While the media focus on what Donald Trump may or may not do if he loses the US election, there was a side to the recent presidential debate that was all but ignored. Both candidates were protectionist in their rhetoric, and in the long run, the victim will be us all.
International trade makes the world a wealthier place. It also makes both countries in a two-way trade agreement better-off, at least in theory. But there are losers, especially in the short run. US politics has veered down a dead-end, focusing on the losers from international trade and as a result, risks making the USA, and probably the rest of the world, worse off.
The purpose of trade is to facilitate specialisation. So two countries, or regions in a trade agreement, can focus on what they have a comparative advantage in, and reduce exposure to sectors where they are less efficient – comparatively speaking.
Note the word comparative; it is crucial. Say that the US is slightly better at making cars than China, but as a result of a trade deal, makes less cars and China more. This does not make the deal a bad one. The purpose of the trade deal would be to enable the US to focus on industries where it is much more efficient than China. But for displaced workers, such logic may seem harsh.
In the recent presidential debate, Donald Trump talked around the subject, but he did say: “We're going to re-negotiate trade deals. We'll have more free trade than we have right now, but we have horrible deals. Our jobs are being taken out. NAFTA, one of the worst deals ever. Our jobs are being sucked out of our economy. You look at all of the places that I just left, you go the Pennsylvania, you go to Ohio, you go to Florida, you go to any of them, upstate New York, our jobs have fled to Mexico and other places. We're bringing our jobs back. I'm going to renegotiate NAFTA.”
And “We're not going to let our countries be raided by other countries where we don't make our product anymore...I'm going to create tremendous jobs.”
On the Trans Pacific Partnership, or TPP, Mr Trump said: “We're not making things anymore, relatively speaking, our product is pouring in from China, pouring in from Vietnam, pouring in from all over the world. I've visited so many communities, this has been such an incredible education for me...I've gotten to know so many — I've developed so many friends over the last year. And they cry when they see what's happened. I pass factories that were thriving 20, 25 years ago and because of the bill that her husband signed and she blessed 100%, it is just horrible what's happened to these people in these communities. She can say that her husband did well, but boy, did they suffer as NAFTA kicked in because it didn't really kick in very much but it kicked in after they left. Boy, did they suffer. That was one of the worst things that's ever been signed by our country. Now she wants to sign transpacific partnership.”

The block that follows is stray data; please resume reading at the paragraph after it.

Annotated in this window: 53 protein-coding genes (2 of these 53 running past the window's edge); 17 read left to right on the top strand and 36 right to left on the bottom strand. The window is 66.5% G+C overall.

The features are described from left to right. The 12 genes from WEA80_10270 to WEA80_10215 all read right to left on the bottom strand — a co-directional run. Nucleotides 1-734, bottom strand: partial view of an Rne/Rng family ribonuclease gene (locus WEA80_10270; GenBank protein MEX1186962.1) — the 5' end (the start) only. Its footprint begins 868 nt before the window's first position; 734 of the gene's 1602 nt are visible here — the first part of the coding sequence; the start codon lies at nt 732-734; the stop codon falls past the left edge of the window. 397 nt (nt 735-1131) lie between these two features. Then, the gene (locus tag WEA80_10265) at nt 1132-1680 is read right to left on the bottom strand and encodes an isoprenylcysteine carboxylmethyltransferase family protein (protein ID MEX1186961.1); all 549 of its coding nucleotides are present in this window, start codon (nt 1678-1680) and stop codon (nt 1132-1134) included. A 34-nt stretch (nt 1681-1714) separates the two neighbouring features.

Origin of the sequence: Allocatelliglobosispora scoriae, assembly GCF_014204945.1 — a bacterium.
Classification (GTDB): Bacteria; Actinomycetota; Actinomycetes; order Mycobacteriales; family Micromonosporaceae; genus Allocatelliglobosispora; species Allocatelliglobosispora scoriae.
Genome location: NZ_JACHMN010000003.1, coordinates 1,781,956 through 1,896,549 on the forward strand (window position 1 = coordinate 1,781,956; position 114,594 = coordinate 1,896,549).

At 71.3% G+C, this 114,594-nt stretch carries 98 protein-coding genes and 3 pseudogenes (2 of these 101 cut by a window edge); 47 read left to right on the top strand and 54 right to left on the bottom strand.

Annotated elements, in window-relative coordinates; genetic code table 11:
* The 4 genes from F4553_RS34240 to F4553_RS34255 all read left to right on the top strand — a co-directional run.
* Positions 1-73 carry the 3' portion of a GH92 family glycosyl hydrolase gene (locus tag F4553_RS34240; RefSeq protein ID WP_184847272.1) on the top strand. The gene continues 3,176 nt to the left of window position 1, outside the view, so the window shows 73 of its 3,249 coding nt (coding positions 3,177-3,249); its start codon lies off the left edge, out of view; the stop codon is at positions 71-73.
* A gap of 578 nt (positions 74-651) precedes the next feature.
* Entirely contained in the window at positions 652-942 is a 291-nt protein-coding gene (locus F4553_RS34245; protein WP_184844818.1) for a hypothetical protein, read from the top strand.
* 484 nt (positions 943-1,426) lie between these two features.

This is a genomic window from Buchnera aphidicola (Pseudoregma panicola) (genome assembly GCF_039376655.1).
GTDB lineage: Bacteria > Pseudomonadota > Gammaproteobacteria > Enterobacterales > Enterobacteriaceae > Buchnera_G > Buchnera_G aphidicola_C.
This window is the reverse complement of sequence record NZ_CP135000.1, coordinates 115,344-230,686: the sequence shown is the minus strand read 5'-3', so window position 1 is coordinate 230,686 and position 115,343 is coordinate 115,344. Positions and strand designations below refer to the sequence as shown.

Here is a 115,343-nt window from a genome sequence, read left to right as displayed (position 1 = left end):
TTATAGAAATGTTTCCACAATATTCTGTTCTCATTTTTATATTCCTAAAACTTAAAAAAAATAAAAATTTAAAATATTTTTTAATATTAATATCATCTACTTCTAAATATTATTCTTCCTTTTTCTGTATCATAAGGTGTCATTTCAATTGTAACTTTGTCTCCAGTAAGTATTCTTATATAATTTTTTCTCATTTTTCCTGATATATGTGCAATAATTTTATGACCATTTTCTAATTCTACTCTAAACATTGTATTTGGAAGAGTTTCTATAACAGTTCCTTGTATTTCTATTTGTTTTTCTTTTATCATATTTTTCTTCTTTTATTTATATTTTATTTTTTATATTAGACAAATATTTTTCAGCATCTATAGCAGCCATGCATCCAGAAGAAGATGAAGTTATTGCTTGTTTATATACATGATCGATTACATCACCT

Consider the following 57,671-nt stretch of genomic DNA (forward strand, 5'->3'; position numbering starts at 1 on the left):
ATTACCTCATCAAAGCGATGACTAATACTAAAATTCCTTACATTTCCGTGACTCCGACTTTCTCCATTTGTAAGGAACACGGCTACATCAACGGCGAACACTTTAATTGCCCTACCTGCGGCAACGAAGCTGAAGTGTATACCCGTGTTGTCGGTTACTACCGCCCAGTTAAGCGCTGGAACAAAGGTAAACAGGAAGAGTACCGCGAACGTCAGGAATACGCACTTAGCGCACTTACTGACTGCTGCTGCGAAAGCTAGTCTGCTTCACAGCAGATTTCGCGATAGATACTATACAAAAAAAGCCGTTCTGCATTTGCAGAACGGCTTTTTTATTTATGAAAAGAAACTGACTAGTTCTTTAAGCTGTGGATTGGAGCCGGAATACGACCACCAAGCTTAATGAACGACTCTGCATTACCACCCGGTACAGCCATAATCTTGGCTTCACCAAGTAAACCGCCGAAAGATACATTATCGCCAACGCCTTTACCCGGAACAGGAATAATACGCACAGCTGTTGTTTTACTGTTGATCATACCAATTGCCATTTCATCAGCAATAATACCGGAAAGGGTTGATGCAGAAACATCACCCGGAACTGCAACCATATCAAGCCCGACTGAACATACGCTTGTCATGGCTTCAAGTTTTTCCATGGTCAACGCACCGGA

Mrs Clinton said: “When I saw the final agreement for TPP, I said I was against it. It didn't meet my test. I've had the same test. Does it create jobs, raise incomes and further our national security? I'm against it now, I'll be against it after the election, I'll be against it when I'm President.”
Right now, free trade is not a popular concept in the US. But whether it was free trade or automation that has led to job losses in sectors that used to be big employers is a moot point.
What is clear, is that trade creates more wealth overall. Unfortunately, it appears that this wealth created has largely been restricted to a modest number of people, exacerbating inequality.
So there is a three-way choice.
Just carry on as before, engage in free trade, and ignore the social consequences.
Rein back on trade deals, see less wealth created, but at least help mitigate against a feeling of unfairness, and maybe inequality – but risk sparking off a global recession, and repeating the errors of the 1930s.
Or tax some of the extra wealth created via free trade to, in some way, alleviate the condition of those who lose out from trade. Frankly, the best way to do that is maybe to get the real beneficiaries from free trade, large companies, to pay more tax.